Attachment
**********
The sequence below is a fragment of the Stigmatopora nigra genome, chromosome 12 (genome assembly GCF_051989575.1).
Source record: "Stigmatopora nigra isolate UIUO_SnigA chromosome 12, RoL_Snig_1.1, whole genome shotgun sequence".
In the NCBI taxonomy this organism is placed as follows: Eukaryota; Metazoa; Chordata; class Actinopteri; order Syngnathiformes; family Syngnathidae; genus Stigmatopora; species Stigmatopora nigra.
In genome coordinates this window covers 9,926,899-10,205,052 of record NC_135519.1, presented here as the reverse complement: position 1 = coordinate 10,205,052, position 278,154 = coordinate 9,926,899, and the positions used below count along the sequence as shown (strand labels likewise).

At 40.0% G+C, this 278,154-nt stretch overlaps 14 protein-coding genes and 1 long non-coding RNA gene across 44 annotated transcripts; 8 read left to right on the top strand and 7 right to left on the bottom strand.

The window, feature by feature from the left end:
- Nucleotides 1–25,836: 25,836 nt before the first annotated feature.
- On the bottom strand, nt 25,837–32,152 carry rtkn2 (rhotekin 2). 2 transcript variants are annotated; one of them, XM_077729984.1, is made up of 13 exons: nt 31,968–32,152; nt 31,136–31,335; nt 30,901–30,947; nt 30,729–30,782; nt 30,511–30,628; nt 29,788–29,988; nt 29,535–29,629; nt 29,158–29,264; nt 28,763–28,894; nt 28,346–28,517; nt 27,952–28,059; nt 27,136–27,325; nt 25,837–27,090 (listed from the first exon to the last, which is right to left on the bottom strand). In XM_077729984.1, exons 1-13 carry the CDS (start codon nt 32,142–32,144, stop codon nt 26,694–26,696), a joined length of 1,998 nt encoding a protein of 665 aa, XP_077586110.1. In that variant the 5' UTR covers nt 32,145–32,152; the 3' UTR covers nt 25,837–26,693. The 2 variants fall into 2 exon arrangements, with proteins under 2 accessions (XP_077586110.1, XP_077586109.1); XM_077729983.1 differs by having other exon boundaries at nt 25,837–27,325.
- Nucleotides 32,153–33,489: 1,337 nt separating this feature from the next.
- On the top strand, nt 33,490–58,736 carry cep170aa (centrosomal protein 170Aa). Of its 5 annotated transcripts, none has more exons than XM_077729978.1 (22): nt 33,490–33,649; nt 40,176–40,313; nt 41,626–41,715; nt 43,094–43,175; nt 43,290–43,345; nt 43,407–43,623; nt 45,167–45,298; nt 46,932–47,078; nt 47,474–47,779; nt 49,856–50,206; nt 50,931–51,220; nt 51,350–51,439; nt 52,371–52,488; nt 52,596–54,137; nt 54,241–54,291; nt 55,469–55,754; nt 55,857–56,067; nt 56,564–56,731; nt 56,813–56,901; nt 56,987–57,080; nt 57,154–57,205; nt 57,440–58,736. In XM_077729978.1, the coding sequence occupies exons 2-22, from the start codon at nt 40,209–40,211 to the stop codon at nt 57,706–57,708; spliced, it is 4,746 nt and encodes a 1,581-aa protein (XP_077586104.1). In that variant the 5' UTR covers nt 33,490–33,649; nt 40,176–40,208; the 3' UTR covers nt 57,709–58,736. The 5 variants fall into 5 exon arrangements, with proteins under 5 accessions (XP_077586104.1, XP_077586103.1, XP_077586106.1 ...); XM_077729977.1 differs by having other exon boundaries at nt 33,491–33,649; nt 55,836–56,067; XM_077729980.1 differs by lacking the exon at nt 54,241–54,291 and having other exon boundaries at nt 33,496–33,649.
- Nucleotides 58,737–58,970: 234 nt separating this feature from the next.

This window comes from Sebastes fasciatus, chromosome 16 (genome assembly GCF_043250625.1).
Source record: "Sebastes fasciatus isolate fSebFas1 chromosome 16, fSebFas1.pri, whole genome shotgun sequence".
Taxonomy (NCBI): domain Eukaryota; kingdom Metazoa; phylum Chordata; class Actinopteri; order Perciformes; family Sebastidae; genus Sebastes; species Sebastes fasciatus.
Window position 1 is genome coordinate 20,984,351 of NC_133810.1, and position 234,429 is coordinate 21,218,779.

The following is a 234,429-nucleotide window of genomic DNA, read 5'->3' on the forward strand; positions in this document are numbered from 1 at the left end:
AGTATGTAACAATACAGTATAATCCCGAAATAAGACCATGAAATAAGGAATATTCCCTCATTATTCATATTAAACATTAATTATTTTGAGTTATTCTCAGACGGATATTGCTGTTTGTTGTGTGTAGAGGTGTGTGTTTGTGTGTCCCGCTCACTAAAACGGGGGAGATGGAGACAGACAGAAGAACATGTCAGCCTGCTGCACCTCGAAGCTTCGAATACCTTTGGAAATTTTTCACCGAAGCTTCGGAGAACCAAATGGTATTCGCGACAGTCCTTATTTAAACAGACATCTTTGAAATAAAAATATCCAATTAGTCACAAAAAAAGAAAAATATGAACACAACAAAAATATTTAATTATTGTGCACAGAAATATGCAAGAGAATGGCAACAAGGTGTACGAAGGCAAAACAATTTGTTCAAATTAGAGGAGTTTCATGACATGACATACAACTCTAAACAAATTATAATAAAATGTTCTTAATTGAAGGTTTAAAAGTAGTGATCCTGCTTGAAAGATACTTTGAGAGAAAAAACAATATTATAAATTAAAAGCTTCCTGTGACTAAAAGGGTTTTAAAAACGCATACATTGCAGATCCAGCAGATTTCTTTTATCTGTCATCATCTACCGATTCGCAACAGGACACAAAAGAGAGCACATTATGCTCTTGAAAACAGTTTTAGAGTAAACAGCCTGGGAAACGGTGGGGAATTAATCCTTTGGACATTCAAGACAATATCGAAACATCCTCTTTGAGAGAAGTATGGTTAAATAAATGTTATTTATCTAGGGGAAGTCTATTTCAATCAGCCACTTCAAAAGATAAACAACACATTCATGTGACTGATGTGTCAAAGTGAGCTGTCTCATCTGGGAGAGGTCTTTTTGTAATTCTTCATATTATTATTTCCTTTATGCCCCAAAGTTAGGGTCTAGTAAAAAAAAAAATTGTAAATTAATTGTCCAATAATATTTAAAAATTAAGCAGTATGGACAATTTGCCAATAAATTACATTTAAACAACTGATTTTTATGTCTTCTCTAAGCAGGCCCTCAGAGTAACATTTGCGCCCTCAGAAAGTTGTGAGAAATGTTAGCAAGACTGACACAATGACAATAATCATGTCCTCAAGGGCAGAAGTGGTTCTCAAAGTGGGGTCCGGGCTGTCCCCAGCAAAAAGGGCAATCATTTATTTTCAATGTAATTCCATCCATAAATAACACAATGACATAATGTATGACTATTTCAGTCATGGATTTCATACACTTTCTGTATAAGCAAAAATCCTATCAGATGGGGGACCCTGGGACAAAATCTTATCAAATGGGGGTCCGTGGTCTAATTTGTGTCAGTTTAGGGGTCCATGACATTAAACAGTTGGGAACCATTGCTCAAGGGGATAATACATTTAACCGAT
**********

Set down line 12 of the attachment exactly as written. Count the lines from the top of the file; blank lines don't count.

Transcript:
This window comes from Sebastes fasciatus, chromosome 16 (genome assembly GCF_043250625.1).